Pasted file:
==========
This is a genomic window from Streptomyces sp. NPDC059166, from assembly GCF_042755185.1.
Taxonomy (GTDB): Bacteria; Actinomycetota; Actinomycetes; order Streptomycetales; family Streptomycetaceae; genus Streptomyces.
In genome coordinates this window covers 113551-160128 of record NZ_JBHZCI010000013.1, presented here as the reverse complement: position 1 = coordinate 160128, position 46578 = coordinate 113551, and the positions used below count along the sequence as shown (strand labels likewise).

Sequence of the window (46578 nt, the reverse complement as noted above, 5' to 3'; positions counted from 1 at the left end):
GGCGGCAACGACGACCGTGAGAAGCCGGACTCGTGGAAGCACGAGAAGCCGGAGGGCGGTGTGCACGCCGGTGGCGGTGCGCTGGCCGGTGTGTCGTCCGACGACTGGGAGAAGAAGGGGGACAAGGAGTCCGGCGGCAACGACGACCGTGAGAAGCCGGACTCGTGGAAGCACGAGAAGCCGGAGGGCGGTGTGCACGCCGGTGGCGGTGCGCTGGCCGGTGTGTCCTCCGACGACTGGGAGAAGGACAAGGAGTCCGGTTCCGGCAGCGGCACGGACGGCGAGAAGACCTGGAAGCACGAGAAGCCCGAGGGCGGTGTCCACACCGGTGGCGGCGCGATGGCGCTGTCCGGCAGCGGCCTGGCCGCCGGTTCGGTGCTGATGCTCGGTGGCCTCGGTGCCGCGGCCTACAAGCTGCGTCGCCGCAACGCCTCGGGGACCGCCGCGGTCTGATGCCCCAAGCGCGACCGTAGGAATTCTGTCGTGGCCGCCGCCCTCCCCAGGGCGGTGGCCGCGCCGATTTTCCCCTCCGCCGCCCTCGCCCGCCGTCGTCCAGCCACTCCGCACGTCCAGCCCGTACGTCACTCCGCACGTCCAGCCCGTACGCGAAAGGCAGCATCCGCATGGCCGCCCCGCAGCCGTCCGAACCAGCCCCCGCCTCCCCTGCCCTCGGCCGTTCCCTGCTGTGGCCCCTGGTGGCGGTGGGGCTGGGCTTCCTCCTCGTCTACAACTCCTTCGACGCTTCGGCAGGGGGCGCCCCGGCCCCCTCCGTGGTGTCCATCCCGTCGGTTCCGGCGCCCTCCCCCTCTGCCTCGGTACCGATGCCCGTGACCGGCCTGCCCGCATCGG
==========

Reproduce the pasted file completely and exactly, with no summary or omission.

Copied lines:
This is a genomic window from Streptomyces sp. NPDC059166, from assembly GCF_042755185.1.
Taxonomy (GTDB): Bacteria; Actinomycetota; Actinomycetes; order Streptomycetales; family Streptomycetaceae; genus Streptomyces.
In genome coordinates this window covers 113551-160128 of record NZ_JBHZCI010000013.1, presented here as the reverse complement: position 1 = coordinate 160128, position 46578 = coordinate 113551, and the positions used below count along the sequence as shown (strand labels likewise).

Sequence of the window (46578 nt, the reverse complement as noted above, 5' to 3'; positions counted from 1 at the left end):
GGCGGCAACGACGACCGTGAGAAGCCGGACTCGTGGAAGCACGAGAAGCCGGAGGGCGGTGTGCACGCCGGTGGCGGTGCGCTGGCCGGTGTGTCGTCCGACGACTGGGAGAAGAAGGGGGACAAGGAGTCCGGCGGCAACGACGACCGTGAGAAGCCGGACTCGTGGAAGCACGAGAAGCCGGAGGGCGGTGTGCACGCCGGTGGCGGTGCGCTGGCCGGTGTGTCCTCCGACGACTGGGAGAAGGACAAGGAGTCCGGTTCCGGCAGCGGCACGGACGGCGAGAAGACCTGGAAGCACGAGAAGCCCGAGGGCGGTGTCCACACCGGTGGCGGCGCGATGGCGCTGTCCGGCAGCGGCCTGGCCGCCGGTTCGGTGCTGATGCTCGGTGGCCTCGGTGCCGCGGCCTACAAGCTGCGTCGCCGCAACGCCTCGGGGACCGCCGCGGTCTGATGCCCCAAGCGCGACCGTAGGAATTCTGTCGTGGCCGCCGCCCTCCCCAGGGCGGTGGCCGCGCCGATTTTCCCCTCCGCCGCCCTCGCCCGCCGTCGTCCAGCCACTCCGCACGTCCAGCCCGTACGTCACTCCGCACGTCCAGCCCGTACGCGAAAGGCAGCATCCGCATGGCCGCCCCGCAGCCGTCCGAACCAGCCCCCGCCTCCCCTGCCCTCGGCCGTTCCCTGCTGTGGCCCCTGGTGGCGGTGGGGCTGGGCTTCCTCCTCGTCTACAACTCCTTCGACGCTTCGGCAGGGGGCGCCCCGGCCCCCTCCGTGGTGTCCATCCCGTCGGTTCCGGCGCCCTCCCCCTCTGCCTCGGTACCGATGCCCGTGACCGGCCTGCCCGCATCGG